It's ironic that you placed two articles on education side by side on The Sun's op-ed page on Nov. 22. The first one, written by Jonathan David Farley ("Urban schools will fail if disruptive students remain" deals with the negative impact a couple of disruptive students can have by wasting classroom time for all of the other students. His point is that two or three students can derail a classroom learning environment into a state of chaos where little, if any, learning is possible. His conclusion is that disruptive students have to be removed from the classroom for the good of the rest of the class. To be politically correct and insist that teachers must tolerate and "include" disruptive students is the real crime.
The second article, written by Kalman R. Hettleman ("A Trump administration won't be good for equality in education") is a politically correct diatribe that touts current federal policy in glowing terms and laments how that may be threatened by President-elect Donald Trump's policy.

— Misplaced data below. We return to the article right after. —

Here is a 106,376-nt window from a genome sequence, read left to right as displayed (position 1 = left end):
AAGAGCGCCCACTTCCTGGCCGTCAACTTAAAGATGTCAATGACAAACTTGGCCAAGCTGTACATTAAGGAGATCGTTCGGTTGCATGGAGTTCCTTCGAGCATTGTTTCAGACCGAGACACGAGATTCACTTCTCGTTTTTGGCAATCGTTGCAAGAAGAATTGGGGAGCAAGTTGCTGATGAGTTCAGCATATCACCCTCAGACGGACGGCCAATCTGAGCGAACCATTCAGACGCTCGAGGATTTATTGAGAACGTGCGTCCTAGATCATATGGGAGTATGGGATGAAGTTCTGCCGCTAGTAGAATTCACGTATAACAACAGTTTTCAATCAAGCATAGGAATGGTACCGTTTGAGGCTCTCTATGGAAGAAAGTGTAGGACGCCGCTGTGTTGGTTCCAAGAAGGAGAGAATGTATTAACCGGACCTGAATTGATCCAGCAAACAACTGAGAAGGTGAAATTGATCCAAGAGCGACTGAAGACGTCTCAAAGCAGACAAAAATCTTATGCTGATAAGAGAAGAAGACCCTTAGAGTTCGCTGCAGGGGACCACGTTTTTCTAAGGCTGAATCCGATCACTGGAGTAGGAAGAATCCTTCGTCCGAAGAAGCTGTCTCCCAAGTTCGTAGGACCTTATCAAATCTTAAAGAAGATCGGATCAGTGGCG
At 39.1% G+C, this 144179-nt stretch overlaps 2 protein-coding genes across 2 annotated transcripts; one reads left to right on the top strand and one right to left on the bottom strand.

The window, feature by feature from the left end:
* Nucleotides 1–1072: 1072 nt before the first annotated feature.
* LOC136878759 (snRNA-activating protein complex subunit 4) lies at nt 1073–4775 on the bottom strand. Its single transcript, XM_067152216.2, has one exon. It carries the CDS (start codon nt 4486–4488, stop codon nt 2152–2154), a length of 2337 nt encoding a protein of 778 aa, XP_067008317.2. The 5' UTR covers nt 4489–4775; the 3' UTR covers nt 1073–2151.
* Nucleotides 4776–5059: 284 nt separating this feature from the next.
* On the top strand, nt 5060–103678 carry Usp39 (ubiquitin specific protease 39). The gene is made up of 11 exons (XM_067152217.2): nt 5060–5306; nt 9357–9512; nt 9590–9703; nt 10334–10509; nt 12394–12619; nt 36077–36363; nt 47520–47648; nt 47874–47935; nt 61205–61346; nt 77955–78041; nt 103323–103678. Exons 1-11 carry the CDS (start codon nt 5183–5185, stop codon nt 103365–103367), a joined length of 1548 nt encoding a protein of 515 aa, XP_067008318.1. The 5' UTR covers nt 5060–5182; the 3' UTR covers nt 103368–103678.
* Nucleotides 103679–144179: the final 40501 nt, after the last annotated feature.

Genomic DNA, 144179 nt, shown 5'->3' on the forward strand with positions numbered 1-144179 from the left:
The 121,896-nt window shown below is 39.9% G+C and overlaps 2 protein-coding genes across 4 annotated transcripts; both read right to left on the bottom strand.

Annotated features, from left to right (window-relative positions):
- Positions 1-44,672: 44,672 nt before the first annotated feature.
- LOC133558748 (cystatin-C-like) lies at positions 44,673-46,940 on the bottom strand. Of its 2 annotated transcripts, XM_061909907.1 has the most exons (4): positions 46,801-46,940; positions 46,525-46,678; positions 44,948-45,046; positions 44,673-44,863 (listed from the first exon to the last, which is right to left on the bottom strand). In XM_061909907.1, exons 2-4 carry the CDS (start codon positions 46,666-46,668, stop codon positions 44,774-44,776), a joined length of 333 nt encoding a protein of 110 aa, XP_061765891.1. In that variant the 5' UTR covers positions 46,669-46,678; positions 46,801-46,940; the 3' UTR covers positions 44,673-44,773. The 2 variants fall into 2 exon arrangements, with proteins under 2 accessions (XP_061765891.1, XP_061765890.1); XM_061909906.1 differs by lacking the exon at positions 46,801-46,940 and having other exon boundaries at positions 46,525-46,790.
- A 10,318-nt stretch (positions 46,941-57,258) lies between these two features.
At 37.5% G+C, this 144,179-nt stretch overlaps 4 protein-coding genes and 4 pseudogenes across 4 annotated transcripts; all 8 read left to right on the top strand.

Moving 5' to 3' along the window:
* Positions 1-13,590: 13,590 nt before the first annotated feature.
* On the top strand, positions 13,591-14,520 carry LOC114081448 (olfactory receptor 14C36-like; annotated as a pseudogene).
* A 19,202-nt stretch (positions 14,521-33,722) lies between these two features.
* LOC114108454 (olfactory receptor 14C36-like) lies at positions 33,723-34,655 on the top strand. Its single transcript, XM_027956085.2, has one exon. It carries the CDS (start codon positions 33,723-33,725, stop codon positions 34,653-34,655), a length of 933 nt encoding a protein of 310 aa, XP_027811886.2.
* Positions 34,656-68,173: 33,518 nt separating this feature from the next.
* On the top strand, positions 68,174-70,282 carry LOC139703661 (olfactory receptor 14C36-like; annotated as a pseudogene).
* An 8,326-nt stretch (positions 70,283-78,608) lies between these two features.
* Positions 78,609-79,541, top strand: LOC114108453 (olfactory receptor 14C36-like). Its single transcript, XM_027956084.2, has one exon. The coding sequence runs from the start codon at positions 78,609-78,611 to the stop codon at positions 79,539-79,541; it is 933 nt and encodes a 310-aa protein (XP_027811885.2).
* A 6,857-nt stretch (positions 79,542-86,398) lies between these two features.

The fact is that we've had years of political correctness and inclusion (and classroom chaos) that only serves to reduce the learning environment to the lowest common denominator, which is very evident in our testing results. Our current out-of-touch education hierarchy seems to be living in an idealistic bubble. Hopefully, Mr. Trump's notion of school choice may liberate millions of students now trapped in politically correct, dysfunctional classrooms.
Wally Hoff, Ellicott City